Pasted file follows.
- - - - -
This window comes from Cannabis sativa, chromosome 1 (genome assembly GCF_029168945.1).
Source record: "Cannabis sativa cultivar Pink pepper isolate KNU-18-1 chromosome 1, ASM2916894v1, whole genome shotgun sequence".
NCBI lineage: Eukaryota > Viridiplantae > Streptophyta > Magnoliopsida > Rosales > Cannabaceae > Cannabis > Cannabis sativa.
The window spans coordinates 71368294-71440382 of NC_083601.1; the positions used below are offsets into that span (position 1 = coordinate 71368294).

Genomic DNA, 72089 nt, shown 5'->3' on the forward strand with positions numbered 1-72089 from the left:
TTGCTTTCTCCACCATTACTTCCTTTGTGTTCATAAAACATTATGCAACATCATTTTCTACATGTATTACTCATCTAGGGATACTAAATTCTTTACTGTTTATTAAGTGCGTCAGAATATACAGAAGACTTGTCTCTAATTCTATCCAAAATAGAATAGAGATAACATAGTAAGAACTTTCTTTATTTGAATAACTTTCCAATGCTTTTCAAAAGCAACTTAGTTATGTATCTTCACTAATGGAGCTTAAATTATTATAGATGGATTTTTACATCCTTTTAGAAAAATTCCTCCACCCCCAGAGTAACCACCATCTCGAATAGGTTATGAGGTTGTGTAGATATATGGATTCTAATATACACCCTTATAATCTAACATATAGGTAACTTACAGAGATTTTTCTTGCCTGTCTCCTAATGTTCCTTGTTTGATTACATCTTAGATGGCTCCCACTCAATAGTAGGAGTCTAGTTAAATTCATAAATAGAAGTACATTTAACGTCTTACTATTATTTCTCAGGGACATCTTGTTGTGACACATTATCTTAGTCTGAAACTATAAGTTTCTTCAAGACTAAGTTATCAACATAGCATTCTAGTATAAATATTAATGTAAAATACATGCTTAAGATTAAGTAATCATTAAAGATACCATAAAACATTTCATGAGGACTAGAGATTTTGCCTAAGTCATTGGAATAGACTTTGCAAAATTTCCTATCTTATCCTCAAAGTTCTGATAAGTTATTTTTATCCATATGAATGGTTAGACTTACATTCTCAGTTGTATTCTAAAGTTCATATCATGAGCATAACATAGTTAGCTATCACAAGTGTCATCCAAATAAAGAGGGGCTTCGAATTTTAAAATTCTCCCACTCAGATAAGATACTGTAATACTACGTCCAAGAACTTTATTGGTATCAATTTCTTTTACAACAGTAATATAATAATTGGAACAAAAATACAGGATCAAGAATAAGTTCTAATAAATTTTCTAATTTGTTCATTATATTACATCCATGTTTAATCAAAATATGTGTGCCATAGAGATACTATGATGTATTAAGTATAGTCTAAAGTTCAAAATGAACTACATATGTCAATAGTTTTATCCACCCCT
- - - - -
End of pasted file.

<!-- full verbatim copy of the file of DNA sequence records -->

This window comes from Cannabis sativa, chromosome 1 (genome assembly GCF_029168945.1).
Source record: "Cannabis sativa cultivar Pink pepper isolate KNU-18-1 chromosome 1, ASM2916894v1, whole genome shotgun sequence".
NCBI lineage: Eukaryota > Viridiplantae > Streptophyta > Magnoliopsida > Rosales > Cannabaceae > Cannabis > Cannabis sativa.
The window spans coordinates 71368294-71440382 of NC_083601.1; the positions used below are offsets into that span (position 1 = coordinate 71368294).

Genomic DNA, 72089 nt, shown 5'->3' on the forward strand with positions numbered 1-72089 from the left:
TTGCTTTCTCCACCATTACTTCCTTTGTGTTCATAAAACATTATGCAACATCATTTTCTACATGTATTACTCATCTAGGGATACTAAATTCTTTACTGTTTATTAAGTGCGTCAGAATATACAGAAGACTTGTCTCTAATTCTATCCAAAATAGAATAGAGATAACATAGTAAGAACTTTCTTTATTTGAATAACTTTCCAATGCTTTTCAAAAGCAACTTAGTTATGTATCTTCACTAATGGAGCTTAAATTATTATAGATGGATTTTTACATCCTTTTAGAAAAATTCCTCCACCCCCAGAGTAACCACCATCTCGAATAGGTTATGAGGTTGTGTAGATATATGGATTCTAATATACACCCTTATAATCTAACATATAGGTAACTTACAGAGATTTTTCTTGCCTGTCTCCTAATGTTCCTTGTTTGATTACATCTTAGATGGCTCCCACTCAATAGTAGGAGTCTAGTTAAATTCATAAATAGAAGTACATTTAACGTCTTACTATTATTTCTCAGGGACATCTTGTTGTGACACATTATCTTAGTCTGAAACTATAAGTTTCTTCAAGACTAAGTTATCAACATAGCATTCTAGTATAAATATTAATGTAAAATACATGCTTAAGATTAAGTAATCATTAAAGATACCATAAAACATTTCATGAGGACTAGAGATTTTGCCTAAGTCATTGGAATAGACTTTGCAAAATTTCCTATCTTATCCTCAAAGTTCTGATAAGTTATTTTTATCCATATGAATGGTTAGACTTACATTCTCAGTTGTATTCTAAAGTTCATATCATGAGCATAACATAGTTAGCTATCACAAGTGTCATCCAAATAAAGAGGGGCTTCGAATTTTAAAATTCTCCCACTCAGATAAGATACTGTAATACTACGTCCAAGAACTTTATTGGTATCAATTTCTTTTACAACAGTAATATAATAATTGGAACAAAAATACAGGATCAAGAATAAGTTCTAATAAATTTTCTAATTTGTTCATTATATTACATCCATGTTTAATCAAAATATGTGTGCCATAGAGATACTATGATGTATTAAGTATAGTCTAAAGTTCAAAATGAACTACATATGTCAATAGTTTTATCCACCCCT